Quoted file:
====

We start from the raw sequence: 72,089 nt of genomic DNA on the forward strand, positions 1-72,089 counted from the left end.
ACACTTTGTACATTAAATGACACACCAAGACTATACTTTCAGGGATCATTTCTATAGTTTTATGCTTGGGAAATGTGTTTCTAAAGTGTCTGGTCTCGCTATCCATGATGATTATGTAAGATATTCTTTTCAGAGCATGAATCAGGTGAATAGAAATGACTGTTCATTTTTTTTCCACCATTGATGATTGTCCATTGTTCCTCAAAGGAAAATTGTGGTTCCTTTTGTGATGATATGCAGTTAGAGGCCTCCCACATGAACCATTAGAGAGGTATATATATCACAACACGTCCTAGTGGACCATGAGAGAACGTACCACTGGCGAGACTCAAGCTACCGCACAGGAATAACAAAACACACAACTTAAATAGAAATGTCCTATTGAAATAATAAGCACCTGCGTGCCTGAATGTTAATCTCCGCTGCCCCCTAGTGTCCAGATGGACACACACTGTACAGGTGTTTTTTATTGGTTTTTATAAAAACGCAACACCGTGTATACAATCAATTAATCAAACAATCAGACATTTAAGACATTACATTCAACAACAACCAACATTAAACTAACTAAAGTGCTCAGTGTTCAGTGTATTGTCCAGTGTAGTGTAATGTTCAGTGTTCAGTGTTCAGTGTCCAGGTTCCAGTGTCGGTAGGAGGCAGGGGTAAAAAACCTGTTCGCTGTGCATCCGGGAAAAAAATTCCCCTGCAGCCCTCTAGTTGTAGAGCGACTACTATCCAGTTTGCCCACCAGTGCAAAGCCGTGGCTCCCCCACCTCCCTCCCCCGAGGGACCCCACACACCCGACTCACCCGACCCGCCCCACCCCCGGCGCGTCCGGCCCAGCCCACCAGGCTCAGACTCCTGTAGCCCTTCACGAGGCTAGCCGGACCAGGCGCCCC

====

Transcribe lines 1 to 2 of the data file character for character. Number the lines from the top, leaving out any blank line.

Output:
We start from the raw sequence: 72,089 nt of genomic DNA on the forward strand, positions 1-72,089 counted from the left end.
ACACTTTGTACATTAAATGACACACCAAGACTATACTTTCAGGGATCATTTCTATAGTTTTATGCTTGGGAAATGTGTTTCTAAAGTGTCTGGTCTCGCTATCCATGATGATTATGTAAGATATTCTTTTCAGAGCATGAATCAGGTGAATAGAAATGACTGTTCATTTTTTTTCCACCATTGATGATTGTCCATTGTTCCTCAAAGGAAAATTGTGGTTCCTTTTGTGATGATATGCAGTTAGAGGCCTCCCACATGAACCATTAGAGAGGTATATATATCACAACACGTCCTAGTGGACCATGAGAGAACGTACCACTGGCGAGACTCAAGCTACCGCACAGGAATAACAAAACACACAACTTAAATAGAAATGTCCTATTGAAATAATAAGCACCTGCGTGCCTGAATGTTAATCTCCGCTGCCCCCTAGTGTCCAGATGGACACACACTGTACAGGTGTTTTTTATTGGTTTTTATAAAAACGCAACACCGTGTATACAATCAATTAATCAAACAATCAGACATTTAAGACATTACATTCAACAACAACCAACATTAAACTAACTAAAGTGCTCAGTGTTCAGTGTATTGTCCAGTGTAGTGTAATGTTCAGTGTTCAGTGTTCAGTGTCCAGGTTCCAGTGTCGGTAGGAGGCAGGGGTAAAAAACCTGTTCGCTGTGCATCCGGGAAAAAAATTCCCCTGCAGCCCTCTAGTTGTAGAGCGACTACTATCCAGTTTGCCCACCAGTGCAAAGCCGTGGCTCCCCCACCTCCCTCCCCCGAGGGACCCCACACACCCGACTCACCCGACCCGCCCCACCCCCGGCGCGTCCGGCCCAGCCCACCAGGCTCAGACTCCTGTAGCCCTTCACGAGGCTAGCCGGACCAGGCGCCCC